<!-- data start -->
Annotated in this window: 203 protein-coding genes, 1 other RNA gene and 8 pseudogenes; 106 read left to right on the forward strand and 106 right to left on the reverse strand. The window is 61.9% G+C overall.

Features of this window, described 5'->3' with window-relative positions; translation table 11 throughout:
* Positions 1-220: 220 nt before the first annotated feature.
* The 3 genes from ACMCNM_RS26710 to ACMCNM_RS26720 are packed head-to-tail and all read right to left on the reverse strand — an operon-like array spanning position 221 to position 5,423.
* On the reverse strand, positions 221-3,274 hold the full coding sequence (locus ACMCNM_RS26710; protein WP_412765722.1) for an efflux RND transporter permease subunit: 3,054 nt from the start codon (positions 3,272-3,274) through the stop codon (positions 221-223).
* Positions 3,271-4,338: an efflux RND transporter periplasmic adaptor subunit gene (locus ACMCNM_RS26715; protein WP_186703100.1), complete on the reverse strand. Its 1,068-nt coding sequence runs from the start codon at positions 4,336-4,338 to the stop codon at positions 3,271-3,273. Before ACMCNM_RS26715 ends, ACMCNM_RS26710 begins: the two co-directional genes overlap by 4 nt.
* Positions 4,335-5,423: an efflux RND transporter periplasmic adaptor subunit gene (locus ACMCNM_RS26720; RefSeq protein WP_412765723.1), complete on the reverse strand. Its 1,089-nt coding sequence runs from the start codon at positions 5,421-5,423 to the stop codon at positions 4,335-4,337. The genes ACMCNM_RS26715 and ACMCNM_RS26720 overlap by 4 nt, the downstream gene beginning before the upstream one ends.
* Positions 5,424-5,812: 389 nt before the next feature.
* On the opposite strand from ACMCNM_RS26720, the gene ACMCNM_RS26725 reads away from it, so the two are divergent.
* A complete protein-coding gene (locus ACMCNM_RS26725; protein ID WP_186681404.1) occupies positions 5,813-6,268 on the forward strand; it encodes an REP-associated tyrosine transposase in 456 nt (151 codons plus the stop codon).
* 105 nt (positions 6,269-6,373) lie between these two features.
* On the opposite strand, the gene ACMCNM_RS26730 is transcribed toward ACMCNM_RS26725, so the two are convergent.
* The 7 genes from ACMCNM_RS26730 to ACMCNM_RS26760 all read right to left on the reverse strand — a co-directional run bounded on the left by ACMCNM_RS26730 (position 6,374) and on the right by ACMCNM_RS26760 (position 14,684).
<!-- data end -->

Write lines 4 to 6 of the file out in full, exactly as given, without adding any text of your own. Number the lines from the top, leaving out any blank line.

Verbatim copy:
* The 3 genes from ACMCNM_RS26710 to ACMCNM_RS26720 are packed head-to-tail and all read right to left on the reverse strand — an operon-like array spanning position 221 to position 5,423.
* On the reverse strand, positions 221-3,274 hold the full coding sequence (locus ACMCNM_RS26710; protein WP_412765722.1) for an efflux RND transporter permease subunit: 3,054 nt from the start codon (positions 3,272-3,274) through the stop codon (positions 221-223).
* Positions 3,271-4,338: an efflux RND transporter periplasmic adaptor subunit gene (locus ACMCNM_RS26715; protein WP_186703100.1), complete on the reverse strand. Its 1,068-nt coding sequence runs from the start codon at positions 4,336-4,338 to the stop codon at positions 3,271-3,273. Before ACMCNM_RS26715 ends, ACMCNM_RS26710 begins: the two co-directional genes overlap by 4 nt.